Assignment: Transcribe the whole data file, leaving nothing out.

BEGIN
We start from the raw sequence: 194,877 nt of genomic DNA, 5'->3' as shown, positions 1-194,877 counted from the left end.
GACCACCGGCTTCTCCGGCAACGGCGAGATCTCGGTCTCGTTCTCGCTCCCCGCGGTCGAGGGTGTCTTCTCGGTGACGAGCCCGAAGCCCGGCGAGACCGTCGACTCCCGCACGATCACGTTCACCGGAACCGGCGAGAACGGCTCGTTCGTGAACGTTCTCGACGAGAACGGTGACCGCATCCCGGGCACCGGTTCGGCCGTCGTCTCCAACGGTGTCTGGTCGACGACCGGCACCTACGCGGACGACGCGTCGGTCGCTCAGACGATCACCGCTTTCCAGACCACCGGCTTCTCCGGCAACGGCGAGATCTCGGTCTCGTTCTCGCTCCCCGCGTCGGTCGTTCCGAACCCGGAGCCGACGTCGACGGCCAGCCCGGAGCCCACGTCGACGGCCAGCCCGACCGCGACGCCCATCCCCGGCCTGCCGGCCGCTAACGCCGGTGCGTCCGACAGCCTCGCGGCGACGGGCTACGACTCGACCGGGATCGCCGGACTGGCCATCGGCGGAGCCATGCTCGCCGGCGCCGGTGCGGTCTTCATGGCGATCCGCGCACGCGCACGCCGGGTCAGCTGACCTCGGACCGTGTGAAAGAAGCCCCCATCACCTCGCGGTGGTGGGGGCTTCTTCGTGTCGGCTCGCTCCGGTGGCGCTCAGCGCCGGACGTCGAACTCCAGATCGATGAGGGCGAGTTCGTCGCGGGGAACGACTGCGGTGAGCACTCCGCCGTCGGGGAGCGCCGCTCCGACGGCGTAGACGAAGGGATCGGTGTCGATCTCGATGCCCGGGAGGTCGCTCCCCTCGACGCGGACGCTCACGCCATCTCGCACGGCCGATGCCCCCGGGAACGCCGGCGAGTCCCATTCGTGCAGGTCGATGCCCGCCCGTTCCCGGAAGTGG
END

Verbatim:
We start from the raw sequence: 194,877 nt of genomic DNA, 5'->3' as shown, positions 1-194,877 counted from the left end.
GACCACCGGCTTCTCCGGCAACGGCGAGATCTCGGTCTCGTTCTCGCTCCCCGCGGTCGAGGGTGTCTTCTCGGTGACGAGCCCGAAGCCCGGCGAGACCGTCGACTCCCGCACGATCACGTTCACCGGAACCGGCGAGAACGGCTCGTTCGTGAACGTTCTCGACGAGAACGGTGACCGCATCCCGGGCACCGGTTCGGCCGTCGTCTCCAACGGTGTCTGGTCGACGACCGGCACCTACGCGGACGACGCGTCGGTCGCTCAGACGATCACCGCTTTCCAGACCACCGGCTTCTCCGGCAACGGCGAGATCTCGGTCTCGTTCTCGCTCCCCGCGTCGGTCGTTCCGAACCCGGAGCCGACGTCGACGGCCAGCCCGGAGCCCACGTCGACGGCCAGCCCGACCGCGACGCCCATCCCCGGCCTGCCGGCCGCTAACGCCGGTGCGTCCGACAGCCTCGCGGCGACGGGCTACGACTCGACCGGGATCGCCGGACTGGCCATCGGCGGAGCCATGCTCGCCGGCGCCGGTGCGGTCTTCATGGCGATCCGCGCACGCGCACGCCGGGTCAGCTGACCTCGGACCGTGTGAAAGAAGCCCCCATCACCTCGCGGTGGTGGGGGCTTCTTCGTGTCGGCTCGCTCCGGTGGCGCTCAGCGCCGGACGTCGAACTCCAGATCGATGAGGGCGAGTTCGTCGCGGGGAACGACTGCGGTGAGCACTCCGCCGTCGGGGAGCGCCGCTCCGACGGCGTAGACGAAGGGATCGGTGTCGATCTCGATGCCCGGGAGGTCGCTCCCCTCGACGCGGACGCTCACGCCATCTCGCACGGCCGATGCCCCCGGGAACGCCGGCGAGTCCCATTCGTGCAGGTCGATGCCCGCCCGTTCCCGGAAGTGG